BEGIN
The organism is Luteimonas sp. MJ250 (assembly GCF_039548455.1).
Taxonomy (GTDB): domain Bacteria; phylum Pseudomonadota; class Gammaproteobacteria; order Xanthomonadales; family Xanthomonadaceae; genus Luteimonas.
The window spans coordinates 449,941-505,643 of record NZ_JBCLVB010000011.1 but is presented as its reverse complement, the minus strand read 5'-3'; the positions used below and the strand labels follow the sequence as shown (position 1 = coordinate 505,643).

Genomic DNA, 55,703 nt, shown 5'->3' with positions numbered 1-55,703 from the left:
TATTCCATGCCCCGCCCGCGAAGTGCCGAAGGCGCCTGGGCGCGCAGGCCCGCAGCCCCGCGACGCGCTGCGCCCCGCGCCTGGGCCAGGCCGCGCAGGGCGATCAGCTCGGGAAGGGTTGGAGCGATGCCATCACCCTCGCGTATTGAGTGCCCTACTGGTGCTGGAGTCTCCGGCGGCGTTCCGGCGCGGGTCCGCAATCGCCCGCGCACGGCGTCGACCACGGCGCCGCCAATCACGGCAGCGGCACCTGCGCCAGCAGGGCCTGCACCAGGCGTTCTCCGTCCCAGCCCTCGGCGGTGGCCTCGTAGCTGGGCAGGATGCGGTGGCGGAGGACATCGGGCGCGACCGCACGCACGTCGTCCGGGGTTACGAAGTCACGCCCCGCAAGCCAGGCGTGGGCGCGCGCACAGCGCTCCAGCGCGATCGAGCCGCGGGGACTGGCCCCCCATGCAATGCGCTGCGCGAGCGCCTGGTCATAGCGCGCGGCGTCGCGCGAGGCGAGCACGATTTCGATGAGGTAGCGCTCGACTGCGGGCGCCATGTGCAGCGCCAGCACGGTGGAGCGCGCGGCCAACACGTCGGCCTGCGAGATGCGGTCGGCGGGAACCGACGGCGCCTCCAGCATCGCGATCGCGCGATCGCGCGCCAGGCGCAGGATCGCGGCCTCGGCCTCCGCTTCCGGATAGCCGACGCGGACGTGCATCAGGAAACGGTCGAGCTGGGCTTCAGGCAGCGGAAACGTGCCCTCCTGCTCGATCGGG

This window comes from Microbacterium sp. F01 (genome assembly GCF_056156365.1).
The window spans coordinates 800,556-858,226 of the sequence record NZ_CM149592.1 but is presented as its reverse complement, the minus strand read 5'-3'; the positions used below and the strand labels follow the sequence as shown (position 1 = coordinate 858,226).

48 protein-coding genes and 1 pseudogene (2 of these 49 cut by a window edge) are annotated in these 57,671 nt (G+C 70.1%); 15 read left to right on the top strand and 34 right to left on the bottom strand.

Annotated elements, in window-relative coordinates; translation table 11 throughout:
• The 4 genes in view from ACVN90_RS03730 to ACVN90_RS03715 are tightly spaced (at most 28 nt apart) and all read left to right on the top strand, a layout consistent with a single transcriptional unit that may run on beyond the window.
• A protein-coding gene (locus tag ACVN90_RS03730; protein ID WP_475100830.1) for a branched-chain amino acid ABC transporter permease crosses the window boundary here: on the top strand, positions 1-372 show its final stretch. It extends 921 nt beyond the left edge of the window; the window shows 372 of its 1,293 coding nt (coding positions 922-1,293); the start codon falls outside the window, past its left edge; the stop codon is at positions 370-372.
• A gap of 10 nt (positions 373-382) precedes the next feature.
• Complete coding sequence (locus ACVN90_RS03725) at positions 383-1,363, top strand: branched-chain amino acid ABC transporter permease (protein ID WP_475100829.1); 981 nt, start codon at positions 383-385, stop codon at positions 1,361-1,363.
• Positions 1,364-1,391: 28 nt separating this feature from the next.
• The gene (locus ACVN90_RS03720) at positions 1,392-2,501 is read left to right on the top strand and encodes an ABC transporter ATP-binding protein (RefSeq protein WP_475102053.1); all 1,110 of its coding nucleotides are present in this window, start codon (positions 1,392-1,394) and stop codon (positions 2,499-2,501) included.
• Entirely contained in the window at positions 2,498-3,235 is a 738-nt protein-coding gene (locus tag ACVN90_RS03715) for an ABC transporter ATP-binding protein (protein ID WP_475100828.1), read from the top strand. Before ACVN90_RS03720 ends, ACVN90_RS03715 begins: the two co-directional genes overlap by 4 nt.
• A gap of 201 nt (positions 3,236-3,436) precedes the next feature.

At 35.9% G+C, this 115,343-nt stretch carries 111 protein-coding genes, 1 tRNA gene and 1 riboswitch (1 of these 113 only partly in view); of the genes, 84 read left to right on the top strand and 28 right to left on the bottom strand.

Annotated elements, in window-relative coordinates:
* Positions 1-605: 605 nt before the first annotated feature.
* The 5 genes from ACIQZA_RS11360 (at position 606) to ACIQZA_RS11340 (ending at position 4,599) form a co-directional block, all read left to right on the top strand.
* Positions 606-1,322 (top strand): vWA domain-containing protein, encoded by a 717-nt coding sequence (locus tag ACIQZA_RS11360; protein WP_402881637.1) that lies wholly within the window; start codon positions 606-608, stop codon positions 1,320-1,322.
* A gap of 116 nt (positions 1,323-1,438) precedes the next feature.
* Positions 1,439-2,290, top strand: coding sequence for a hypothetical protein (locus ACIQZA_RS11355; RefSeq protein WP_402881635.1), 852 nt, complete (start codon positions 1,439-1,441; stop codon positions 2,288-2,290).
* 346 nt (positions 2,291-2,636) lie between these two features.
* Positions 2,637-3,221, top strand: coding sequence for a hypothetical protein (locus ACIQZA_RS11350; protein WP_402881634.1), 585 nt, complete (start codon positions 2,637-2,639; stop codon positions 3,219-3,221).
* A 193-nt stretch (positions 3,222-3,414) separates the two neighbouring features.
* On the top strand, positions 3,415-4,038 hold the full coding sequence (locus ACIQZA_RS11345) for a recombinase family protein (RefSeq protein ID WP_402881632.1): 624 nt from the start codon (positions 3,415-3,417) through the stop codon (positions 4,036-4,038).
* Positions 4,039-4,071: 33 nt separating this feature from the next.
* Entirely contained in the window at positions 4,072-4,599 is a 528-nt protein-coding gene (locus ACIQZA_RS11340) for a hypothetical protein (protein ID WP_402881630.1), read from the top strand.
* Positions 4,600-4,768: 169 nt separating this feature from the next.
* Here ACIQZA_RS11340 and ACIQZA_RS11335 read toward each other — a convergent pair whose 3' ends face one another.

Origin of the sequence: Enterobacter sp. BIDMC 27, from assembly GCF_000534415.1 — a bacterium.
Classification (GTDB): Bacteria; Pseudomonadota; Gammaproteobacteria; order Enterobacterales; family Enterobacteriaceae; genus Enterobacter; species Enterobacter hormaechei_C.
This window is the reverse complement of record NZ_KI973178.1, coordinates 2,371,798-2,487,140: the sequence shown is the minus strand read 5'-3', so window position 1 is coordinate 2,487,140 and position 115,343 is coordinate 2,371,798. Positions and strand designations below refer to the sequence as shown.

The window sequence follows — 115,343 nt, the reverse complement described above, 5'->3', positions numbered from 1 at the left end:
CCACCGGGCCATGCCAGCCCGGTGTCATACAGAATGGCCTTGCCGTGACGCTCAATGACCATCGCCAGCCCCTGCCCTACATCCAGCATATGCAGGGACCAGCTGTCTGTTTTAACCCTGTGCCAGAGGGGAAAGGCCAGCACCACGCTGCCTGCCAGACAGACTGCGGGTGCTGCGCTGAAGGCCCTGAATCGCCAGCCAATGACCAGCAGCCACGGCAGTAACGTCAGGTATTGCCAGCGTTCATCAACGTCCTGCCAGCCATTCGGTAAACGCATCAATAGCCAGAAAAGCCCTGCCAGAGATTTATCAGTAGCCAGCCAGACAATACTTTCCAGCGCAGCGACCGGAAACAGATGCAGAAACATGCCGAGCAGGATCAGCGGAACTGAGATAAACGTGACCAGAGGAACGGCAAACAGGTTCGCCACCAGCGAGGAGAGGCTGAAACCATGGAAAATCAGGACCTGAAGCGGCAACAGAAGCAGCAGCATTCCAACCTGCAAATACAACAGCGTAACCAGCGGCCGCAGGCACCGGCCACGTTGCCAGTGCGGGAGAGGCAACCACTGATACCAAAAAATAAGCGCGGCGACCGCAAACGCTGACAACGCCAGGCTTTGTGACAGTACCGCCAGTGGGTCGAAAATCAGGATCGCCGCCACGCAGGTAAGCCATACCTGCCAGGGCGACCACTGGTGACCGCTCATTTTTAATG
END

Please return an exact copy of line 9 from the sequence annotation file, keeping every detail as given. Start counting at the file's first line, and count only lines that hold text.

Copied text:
Annotated elements, in window-relative coordinates; translation table 11 throughout: